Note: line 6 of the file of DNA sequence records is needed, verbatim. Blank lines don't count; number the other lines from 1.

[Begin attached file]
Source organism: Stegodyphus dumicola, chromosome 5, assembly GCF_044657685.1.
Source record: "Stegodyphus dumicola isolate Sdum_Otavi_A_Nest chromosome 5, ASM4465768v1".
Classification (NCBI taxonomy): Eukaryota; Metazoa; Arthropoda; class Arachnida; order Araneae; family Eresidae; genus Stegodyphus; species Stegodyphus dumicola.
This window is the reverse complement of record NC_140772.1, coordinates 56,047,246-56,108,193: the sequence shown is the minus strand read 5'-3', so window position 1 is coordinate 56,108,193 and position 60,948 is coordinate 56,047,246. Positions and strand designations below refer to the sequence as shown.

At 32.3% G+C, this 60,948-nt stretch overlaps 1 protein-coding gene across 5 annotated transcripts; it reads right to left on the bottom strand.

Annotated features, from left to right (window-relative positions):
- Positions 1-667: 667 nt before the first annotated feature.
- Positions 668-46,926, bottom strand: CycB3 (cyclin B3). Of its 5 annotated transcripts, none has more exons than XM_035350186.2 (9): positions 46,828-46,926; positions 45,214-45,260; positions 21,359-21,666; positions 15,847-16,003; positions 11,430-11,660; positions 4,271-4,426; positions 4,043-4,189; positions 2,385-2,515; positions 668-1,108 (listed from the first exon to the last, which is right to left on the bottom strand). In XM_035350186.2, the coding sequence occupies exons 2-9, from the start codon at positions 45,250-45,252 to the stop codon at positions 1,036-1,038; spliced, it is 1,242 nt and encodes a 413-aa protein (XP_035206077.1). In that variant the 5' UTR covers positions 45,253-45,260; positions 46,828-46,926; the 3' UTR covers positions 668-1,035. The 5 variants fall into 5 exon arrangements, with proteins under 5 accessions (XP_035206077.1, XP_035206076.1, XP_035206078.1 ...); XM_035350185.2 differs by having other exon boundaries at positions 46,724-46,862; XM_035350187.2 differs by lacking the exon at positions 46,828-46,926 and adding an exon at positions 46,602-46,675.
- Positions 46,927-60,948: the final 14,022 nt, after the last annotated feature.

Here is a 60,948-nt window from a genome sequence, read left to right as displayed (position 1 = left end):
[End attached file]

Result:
Annotated features, from left to right (window-relative positions):